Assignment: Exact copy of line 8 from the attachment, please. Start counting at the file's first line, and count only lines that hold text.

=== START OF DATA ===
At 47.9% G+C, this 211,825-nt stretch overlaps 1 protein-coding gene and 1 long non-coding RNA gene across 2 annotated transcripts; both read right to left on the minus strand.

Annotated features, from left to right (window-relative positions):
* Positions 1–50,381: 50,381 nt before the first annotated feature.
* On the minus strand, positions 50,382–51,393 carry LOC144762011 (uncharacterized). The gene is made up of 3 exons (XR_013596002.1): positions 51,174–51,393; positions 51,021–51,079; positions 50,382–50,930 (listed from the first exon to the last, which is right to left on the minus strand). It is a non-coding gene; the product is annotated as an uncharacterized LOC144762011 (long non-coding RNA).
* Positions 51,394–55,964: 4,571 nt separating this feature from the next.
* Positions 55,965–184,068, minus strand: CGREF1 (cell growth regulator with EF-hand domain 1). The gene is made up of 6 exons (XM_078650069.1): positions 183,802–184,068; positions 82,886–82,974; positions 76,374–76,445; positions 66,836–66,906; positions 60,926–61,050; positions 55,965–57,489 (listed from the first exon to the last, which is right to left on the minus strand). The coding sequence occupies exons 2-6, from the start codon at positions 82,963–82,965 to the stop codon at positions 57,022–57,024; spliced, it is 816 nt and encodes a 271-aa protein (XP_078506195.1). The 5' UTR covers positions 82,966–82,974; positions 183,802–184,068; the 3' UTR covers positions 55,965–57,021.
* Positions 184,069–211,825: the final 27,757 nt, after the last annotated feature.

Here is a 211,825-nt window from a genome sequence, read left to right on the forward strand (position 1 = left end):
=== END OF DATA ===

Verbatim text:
Here is a 211,825-nt window from a genome sequence, read left to right on the forward strand (position 1 = left end):